Positive changes for Chinese people over four decades of reform and opening up

(People’s Daily Online Overseas Edition)

In celebration of the 40th anniversary, a series of real stories from Chinese people have been gathered below, to reflect the positive changes brought by China’s reform and opening up over the past four decades.

The Pamirs: From kerosene lamps to electric lamps

In the hinterland of the Pamirs in northwest China’s Xinjiang Autonomous Region lies a base of the Chinese People’s Liberation Army, with no more than four hours of sunshine every day due to the two 5,000-meter snow mountains on either side.

For many years, the frontier army had to write to their families and wait for the reply, which generally took several months to arrive. It’s hard to imagine that kerosene lamps were the main lighting tools there and their only entertainment was a game of poker.

Things have dramatically changed since China’s reform and opening up. From the fixed-line phone to smartphone, and from voice call to video call, fast developing communications technologies have made keeping in touch with families a more accessible and more frequent thing, waving goodbye to traditional letter correspondence.

Technology has changed our lives and narrowed the distance between the camps and the outside world, said instructor Xing Wentao.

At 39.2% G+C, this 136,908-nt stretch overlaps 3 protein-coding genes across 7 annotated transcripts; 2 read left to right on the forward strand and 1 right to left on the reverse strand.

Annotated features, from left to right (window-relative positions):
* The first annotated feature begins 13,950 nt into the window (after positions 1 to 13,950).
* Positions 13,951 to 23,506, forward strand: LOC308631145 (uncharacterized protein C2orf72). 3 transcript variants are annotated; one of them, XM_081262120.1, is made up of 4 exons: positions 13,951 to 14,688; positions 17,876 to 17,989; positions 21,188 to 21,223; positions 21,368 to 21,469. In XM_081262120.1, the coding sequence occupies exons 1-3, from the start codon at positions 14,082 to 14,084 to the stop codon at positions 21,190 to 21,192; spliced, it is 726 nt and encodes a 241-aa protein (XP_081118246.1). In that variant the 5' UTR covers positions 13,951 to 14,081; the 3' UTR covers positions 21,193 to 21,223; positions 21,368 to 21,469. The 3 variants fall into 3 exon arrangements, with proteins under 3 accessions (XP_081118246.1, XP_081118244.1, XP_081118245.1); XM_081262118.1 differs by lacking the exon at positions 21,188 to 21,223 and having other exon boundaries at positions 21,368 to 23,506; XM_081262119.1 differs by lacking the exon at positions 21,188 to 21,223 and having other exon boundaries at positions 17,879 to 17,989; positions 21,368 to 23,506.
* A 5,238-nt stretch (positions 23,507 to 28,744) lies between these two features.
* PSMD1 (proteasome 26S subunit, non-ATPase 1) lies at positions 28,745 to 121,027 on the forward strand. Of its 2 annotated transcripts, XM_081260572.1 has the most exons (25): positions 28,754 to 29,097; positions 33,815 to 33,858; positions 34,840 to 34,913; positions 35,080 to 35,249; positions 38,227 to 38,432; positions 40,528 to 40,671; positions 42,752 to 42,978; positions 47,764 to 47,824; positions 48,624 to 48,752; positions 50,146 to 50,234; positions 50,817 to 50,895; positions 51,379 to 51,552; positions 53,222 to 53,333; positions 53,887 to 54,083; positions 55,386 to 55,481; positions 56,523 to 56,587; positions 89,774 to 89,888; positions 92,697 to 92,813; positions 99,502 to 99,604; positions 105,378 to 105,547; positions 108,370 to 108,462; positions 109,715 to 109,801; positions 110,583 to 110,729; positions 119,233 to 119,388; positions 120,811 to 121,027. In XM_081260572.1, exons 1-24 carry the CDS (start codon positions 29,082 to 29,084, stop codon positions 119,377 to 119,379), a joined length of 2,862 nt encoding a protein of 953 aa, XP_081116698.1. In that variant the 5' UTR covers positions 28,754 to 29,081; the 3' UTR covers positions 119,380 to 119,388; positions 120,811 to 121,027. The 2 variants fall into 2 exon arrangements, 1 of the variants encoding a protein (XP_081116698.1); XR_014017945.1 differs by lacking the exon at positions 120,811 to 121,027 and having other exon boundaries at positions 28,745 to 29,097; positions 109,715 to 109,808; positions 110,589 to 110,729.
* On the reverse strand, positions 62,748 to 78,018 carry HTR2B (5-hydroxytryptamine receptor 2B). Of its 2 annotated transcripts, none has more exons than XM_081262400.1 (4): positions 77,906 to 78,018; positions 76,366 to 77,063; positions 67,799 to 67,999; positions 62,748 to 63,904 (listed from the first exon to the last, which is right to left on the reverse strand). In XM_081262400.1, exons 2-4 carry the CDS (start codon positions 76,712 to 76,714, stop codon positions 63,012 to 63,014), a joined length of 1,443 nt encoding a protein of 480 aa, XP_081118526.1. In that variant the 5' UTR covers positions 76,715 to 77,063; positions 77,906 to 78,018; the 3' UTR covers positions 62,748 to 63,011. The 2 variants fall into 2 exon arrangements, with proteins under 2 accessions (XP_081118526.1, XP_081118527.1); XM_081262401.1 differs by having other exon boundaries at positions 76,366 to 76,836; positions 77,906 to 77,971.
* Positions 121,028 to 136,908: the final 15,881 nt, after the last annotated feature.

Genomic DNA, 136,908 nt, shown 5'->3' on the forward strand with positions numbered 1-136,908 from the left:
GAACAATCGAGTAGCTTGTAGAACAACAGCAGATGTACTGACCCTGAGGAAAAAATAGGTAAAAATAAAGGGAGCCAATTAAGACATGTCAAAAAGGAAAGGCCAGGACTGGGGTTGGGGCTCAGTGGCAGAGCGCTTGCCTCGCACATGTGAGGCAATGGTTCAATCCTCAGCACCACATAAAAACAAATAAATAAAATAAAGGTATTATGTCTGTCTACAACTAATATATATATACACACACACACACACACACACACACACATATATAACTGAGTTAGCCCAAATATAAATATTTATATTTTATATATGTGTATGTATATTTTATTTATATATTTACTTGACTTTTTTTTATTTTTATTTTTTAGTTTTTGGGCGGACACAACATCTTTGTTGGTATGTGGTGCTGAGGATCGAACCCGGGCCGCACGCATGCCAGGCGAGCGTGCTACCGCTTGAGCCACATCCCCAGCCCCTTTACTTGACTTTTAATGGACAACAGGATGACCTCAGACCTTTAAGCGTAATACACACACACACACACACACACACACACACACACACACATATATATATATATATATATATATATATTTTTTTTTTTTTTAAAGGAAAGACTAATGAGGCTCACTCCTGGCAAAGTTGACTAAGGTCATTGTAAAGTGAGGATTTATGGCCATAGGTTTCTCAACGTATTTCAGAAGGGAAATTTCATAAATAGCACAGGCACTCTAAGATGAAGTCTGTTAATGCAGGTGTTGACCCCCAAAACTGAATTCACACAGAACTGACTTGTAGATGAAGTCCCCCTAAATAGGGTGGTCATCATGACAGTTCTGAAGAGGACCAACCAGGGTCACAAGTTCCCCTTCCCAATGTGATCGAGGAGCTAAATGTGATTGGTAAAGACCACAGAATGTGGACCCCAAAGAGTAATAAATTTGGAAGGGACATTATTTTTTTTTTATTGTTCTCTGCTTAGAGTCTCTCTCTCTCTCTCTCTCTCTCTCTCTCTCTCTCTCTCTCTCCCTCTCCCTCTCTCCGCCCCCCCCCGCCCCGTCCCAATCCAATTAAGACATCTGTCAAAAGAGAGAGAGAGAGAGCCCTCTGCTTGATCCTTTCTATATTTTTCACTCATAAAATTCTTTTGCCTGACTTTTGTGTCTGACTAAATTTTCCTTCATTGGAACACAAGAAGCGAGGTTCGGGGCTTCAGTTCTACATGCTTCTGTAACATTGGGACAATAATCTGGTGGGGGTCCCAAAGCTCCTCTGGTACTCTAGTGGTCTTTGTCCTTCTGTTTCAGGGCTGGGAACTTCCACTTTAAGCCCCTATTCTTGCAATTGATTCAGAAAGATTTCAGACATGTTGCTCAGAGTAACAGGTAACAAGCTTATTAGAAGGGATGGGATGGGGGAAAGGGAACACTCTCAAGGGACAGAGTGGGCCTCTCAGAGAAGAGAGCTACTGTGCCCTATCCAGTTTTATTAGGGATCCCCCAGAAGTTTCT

“I thought the border regions meant harsh living conditions without electricity and signal, but unexpectedly, modern technology has reached even these frontiers,” said Qu Yunlong, a soldier who just joined the army.

(People’s Daily Online Overseas Edition)

Yunnan: Village with full broadband access

A 43-year-old Tibetan villager witnessed the last 40 years in Deqin County of southwest China’s Yunnan province first hand, saying that significant changes have taken place in all aspects of his daily life.

As he recalled, there was no technology in his village when he was young. The most advanced tool at that time was the loudspeaker in each household used for broadcasting daily notices.

A small hydropower plant supported the village’s electricity. The plant only worked from noon until 10 p.m. However, after the machine was sent away for maintenance for an extended period, the power station fell into disuse until electric wires were installed.

Now, modern televisions are no longer a scarce commodity for villagers, and broadband is available in every household.

Shandong: Efficient vegetable growing

Du Chunqiu comes from Shouguang in east China’s Shandong province, a city known as China’s vegetable capital. He has been a farmer for almost 30 years, planting a range of vegetables including peppers, chives, eggplants and cucumbers.

Cultivating vegetables used to be taxing in both time and water consumption, but with new breeding technology and scientific methods, the efficiency and quality of crop growing have been greatly enhanced.

Furthermore, farmers wearing masks are now impacted less when spraying pesticides, which are also less poisonous than before.